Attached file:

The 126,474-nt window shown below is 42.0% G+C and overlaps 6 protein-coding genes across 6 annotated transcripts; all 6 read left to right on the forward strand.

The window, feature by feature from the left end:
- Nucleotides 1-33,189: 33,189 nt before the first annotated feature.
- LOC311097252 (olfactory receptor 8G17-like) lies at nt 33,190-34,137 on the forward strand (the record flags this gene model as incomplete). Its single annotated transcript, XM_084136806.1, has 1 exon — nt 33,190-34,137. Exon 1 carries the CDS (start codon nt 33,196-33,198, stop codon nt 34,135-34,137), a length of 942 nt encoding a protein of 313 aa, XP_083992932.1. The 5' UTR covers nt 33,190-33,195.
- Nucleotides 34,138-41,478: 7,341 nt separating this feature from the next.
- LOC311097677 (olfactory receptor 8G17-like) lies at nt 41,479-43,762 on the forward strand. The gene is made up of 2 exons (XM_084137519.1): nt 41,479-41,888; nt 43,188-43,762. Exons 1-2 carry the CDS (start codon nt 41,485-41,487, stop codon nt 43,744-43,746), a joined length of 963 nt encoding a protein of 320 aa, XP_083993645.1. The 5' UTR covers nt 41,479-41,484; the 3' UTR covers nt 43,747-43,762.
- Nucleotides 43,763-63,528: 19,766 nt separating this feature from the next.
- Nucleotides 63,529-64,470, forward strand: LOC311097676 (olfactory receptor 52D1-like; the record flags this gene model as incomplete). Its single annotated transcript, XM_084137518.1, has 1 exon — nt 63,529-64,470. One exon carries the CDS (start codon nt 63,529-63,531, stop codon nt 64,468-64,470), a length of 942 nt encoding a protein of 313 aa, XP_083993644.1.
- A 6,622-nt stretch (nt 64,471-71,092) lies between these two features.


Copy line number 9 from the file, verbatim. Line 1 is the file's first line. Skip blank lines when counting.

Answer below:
- A 6,622-nt stretch (nt 64,471-71,092) lies between these two features.